Chingle Hall, Goosnargh, England

In the small village of Goosnargh, lies one of Britain's oldest and most haunted buildings, Chingle Hall. Ghosts and poltergeist activity have been reported for many centuries with visions of monks being the most commonly reported phenomena.

The house formerly known as Singleton hall was constructed in 1260 by the knight Adam de Singleton. The Hall remained in the de Singleton's family late into the 16th Century. In 1585 the Wall Family who were related to the Singletons, moved into the Hall.

Chingle Hall

John Wall was born in the Hall in 1620, he studied at Worcester University. In 1641 he became a priest, during the time of the Catholic Reformation it was illegal to practice mass in Britain, Chingle Hall was used as a place of worship by Catholics and had many priest holes and secret compartments were made for the people taking part the mass to hide if the Hall was raided by the kings soldiers. At this time Father John Wall was most active, conducting secret mass on a regular basis.

In 1678 he was apprehended at Rushock Court near Bromsgrove, as he was tendering the Oath of Supremacy. He was taken to Worcester jail, where he was offered his life if he would foresake his religion, but he declined. Brought back to Worcester, he was drawn and quartered at Redhill on the 22nd of August 1679. His quartered body was given to his friends, and was buried in St. Oswald's churchyard. Mr. Levison, however, secured the martyr's head, and it was treasured by the friars at Worcester until the dissolution of that house during the French Revolution. It is rumoured to be buried the Hall's grounds or hidden in the building itself. The Franciscan nuns at Taunton claim to possess a tooth and a bone of the martyr. He was Canonized by Pope Paul VI in 1970.

In 1764 the house was passed to the Farrington family during these times Chingle hall was a hub for zealous religious activity. Great effort was made to keep alive the Roman catholic traditions, cavities were built into walls and tunnels were dug to some of the surrounding buildings as a method of escape.

Once inside the Great Hall, you see the wooden beams going across the ceiling. Some of these beams have strange symbols on them. No one really knew what these symbols were, until some scientists took samples of the wood. They found that the wood was much older than Chingle Hall, and had a lot of salt in them. The wood had actually come from an old Viking longboat. During the 1950s one of the beams spontaneously caught fire, and, just as quickly as it had started, it inexplicably extinguished itself. The smell of wood burning lingers in many of the rooms.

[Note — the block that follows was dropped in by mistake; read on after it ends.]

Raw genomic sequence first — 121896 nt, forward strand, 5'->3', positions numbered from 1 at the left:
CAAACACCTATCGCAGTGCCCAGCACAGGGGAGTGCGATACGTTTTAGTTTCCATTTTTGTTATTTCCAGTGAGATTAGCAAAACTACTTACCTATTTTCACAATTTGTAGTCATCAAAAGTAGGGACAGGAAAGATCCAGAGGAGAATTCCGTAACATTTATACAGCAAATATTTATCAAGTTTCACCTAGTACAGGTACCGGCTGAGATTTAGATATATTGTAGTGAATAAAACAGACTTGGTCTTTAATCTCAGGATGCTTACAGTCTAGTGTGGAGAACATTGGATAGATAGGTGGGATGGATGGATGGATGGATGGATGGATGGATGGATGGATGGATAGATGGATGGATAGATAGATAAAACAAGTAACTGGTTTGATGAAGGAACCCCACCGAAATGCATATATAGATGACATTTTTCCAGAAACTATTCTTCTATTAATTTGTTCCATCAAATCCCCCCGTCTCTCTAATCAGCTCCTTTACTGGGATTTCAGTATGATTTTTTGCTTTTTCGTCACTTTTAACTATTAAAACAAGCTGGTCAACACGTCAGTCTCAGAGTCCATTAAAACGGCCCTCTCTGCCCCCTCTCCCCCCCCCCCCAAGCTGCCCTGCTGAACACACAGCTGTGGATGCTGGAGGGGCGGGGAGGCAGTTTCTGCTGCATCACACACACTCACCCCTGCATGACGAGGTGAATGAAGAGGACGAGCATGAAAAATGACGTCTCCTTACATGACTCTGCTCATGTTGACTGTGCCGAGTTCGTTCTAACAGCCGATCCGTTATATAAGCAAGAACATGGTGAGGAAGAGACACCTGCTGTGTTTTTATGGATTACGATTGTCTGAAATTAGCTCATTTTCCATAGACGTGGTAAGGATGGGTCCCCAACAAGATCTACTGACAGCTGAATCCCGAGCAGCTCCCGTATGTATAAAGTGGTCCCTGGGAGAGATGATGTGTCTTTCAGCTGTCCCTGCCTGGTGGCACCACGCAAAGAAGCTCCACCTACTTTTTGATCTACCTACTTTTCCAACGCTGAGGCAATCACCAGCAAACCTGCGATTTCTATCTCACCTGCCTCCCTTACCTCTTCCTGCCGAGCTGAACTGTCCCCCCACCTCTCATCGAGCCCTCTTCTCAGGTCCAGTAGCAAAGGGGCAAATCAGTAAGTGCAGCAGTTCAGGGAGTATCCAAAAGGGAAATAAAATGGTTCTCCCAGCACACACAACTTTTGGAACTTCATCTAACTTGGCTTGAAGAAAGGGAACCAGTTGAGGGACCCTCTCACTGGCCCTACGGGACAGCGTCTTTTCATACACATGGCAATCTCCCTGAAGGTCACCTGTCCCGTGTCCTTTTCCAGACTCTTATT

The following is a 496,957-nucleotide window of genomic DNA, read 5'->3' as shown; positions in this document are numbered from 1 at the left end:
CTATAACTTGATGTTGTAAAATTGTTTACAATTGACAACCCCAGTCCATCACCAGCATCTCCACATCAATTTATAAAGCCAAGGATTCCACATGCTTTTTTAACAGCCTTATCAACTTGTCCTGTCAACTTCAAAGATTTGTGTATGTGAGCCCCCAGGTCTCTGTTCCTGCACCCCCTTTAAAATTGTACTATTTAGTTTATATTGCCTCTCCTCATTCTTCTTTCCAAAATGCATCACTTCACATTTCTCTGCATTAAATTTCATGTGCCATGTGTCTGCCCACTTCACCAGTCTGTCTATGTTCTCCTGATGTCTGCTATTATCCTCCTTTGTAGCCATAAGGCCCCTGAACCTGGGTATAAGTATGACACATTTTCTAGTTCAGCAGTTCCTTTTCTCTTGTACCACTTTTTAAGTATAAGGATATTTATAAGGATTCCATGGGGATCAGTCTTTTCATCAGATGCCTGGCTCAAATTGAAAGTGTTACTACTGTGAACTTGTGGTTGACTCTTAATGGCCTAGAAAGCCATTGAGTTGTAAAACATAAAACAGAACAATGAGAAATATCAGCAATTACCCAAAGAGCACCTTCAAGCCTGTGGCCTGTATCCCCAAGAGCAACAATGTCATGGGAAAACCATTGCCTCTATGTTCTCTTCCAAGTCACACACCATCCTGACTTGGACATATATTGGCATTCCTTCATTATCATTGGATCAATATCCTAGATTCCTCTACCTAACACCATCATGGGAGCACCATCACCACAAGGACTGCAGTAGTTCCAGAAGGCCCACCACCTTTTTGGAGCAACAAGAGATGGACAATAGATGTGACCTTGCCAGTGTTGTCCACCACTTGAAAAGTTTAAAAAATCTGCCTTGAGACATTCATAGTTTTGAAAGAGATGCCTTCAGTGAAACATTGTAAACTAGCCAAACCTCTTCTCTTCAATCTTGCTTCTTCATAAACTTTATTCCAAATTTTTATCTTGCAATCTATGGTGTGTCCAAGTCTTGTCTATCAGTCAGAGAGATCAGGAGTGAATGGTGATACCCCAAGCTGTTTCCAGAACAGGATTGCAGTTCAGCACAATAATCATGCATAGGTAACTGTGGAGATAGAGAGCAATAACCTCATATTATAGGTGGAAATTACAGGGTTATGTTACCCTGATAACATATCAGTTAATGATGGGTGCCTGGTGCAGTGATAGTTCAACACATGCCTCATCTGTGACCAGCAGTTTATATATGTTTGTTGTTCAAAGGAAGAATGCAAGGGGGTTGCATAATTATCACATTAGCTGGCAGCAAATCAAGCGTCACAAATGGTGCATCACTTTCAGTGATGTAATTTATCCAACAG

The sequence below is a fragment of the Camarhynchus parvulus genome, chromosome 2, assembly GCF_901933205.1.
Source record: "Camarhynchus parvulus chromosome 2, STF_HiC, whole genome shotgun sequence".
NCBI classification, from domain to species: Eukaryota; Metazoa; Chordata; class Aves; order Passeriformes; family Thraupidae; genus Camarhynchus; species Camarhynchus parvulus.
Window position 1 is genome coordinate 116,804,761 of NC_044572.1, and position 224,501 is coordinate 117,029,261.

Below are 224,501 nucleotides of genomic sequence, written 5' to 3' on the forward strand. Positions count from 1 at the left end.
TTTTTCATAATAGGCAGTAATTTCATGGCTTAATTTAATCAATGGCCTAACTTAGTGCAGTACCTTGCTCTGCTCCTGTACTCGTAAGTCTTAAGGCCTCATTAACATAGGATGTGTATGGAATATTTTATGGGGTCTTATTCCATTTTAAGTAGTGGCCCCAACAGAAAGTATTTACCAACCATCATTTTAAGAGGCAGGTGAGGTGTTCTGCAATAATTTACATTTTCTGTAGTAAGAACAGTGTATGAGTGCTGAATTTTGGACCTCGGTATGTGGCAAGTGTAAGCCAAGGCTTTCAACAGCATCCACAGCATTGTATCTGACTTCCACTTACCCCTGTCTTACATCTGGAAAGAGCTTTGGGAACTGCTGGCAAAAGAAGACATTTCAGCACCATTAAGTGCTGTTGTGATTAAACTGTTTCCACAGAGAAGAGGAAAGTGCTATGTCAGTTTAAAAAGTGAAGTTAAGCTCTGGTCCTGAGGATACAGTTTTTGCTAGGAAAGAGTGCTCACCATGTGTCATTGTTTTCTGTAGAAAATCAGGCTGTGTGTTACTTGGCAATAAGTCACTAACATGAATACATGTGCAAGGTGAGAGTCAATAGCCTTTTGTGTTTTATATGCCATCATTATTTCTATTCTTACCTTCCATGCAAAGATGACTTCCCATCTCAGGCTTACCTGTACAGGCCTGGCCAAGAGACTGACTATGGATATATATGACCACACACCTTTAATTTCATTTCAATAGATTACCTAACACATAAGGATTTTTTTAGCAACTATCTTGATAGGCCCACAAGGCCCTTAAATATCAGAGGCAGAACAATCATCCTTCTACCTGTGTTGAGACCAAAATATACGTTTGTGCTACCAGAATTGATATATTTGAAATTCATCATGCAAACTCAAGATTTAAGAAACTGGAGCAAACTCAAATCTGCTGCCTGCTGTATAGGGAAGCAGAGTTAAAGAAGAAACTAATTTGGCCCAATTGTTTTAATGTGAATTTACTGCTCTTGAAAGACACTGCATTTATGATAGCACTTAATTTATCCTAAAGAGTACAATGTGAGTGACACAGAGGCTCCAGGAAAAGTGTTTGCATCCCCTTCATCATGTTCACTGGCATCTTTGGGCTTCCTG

There is supposedly a poltergeist in the kitchen, but it does little more than rearrange the pots and pans. The visions of monks are one of the most commonly reported phenomena. In the Priests' Room upstairs, a man with shoulder length hair has been seen to walk outside the window. That would not seem to be too unusual until you consider that the window is about twelve feet above the ground.

One of the rooms considered to be most haunted is Eleanor's room. This room belonged to Eleanor Singleton, who was reportedly kept captive there for over 12 years and died/or was murdered there at the age of 20. Visitors have claimed to be overcome by a deep feeling of sadness when in this room. Some also smell lavender and feel phantom tugs at their clothing and some have even fainted. Orbs have been seen by many visitors to the property, sometimes only visible to one or two members of the group.

On Christmas day 1980, Gerald Main and ghost hunter Terence Whitaker spent time at the Hall in a vigil and recorded rapping sounds emanating from one of the priest's hiding hole. At the time of the knocking noises they recorded a significant decrease in temperature and saw an 'indefinable shape' move across the floor.

In 1985, sounds of bricks being moved were recorded by a visitor in the Priest's Room, which seemed to originate in the Priest's hiding hole. He peered within and saw part of a human hand moving one of the bricks. As he watched, the hand stopped moving and disappeared. This witness later managed to capture the sounds of footsteps on tape and a shadowy form on film. Later bricks were found scattered on the floor of the Chapel on the ground floor.

During January of 1996, a team from the Northern Anomalies Research Organisation investigated Chingle Hall. During the visit one member of the group managed to capture two photographs of a blue/white light which appeared on and near the oak-beamed ceiling. What is notable is that the taking of the photographs and the light were witnessed by a several people in the house. When tape recorders were used in an investigation, sounds were heard and recorded within the Priest's Room but nothing was heard or recorded on the cassette in the passageway outside.

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